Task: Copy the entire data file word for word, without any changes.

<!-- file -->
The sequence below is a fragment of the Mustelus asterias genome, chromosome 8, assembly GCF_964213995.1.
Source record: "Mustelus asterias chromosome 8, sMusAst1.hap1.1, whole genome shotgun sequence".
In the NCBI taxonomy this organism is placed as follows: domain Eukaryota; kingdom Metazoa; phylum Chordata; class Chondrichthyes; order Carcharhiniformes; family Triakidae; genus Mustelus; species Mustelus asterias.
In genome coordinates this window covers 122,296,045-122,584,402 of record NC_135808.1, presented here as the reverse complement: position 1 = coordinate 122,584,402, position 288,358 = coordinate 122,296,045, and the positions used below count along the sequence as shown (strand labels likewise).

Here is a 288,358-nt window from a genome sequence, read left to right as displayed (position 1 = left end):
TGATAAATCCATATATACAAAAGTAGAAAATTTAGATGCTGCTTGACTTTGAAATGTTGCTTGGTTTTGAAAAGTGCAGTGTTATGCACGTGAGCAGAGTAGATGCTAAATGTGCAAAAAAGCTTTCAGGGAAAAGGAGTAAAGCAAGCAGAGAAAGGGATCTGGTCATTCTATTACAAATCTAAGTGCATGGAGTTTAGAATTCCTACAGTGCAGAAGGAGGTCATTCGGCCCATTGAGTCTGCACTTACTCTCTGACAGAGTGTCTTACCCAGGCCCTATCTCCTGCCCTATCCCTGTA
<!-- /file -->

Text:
The sequence below is a fragment of the Mustelus asterias genome, chromosome 8, assembly GCF_964213995.1.
Source record: "Mustelus asterias chromosome 8, sMusAst1.hap1.1, whole genome shotgun sequence".
In the NCBI taxonomy this organism is placed as follows: domain Eukaryota; kingdom Metazoa; phylum Chordata; class Chondrichthyes; order Carcharhiniformes; family Triakidae; genus Mustelus; species Mustelus asterias.
In genome coordinates this window covers 122,296,045-122,584,402 of record NC_135808.1, presented here as the reverse complement: position 1 = coordinate 122,584,402, position 288,358 = coordinate 122,296,045, and the positions used below count along the sequence as shown (strand labels likewise).

Here is a 288,358-nt window from a genome sequence, read left to right as displayed (position 1 = left end):
TGATAAATCCATATATACAAAAGTAGAAAATTTAGATGCTGCTTGACTTTGAAATGTTGCTTGGTTTTGAAAAGTGCAGTGTTATGCACGTGAGCAGAGTAGATGCTAAATGTGCAAAAAAGCTTTCAGGGAAAAGGAGTAAAGCAAGCAGAGAAAGGGATCTGGTCATTCTATTACAAATCTAAGTGCATGGAGTTTAGAATTCCTACAGTGCAGAAGGAGGTCATTCGGCCCATTGAGTCTGCACTTACTCTCTGACAGAGTGTCTTACCCAGGCCCTATCTCCTGCCCTATCCCTGTA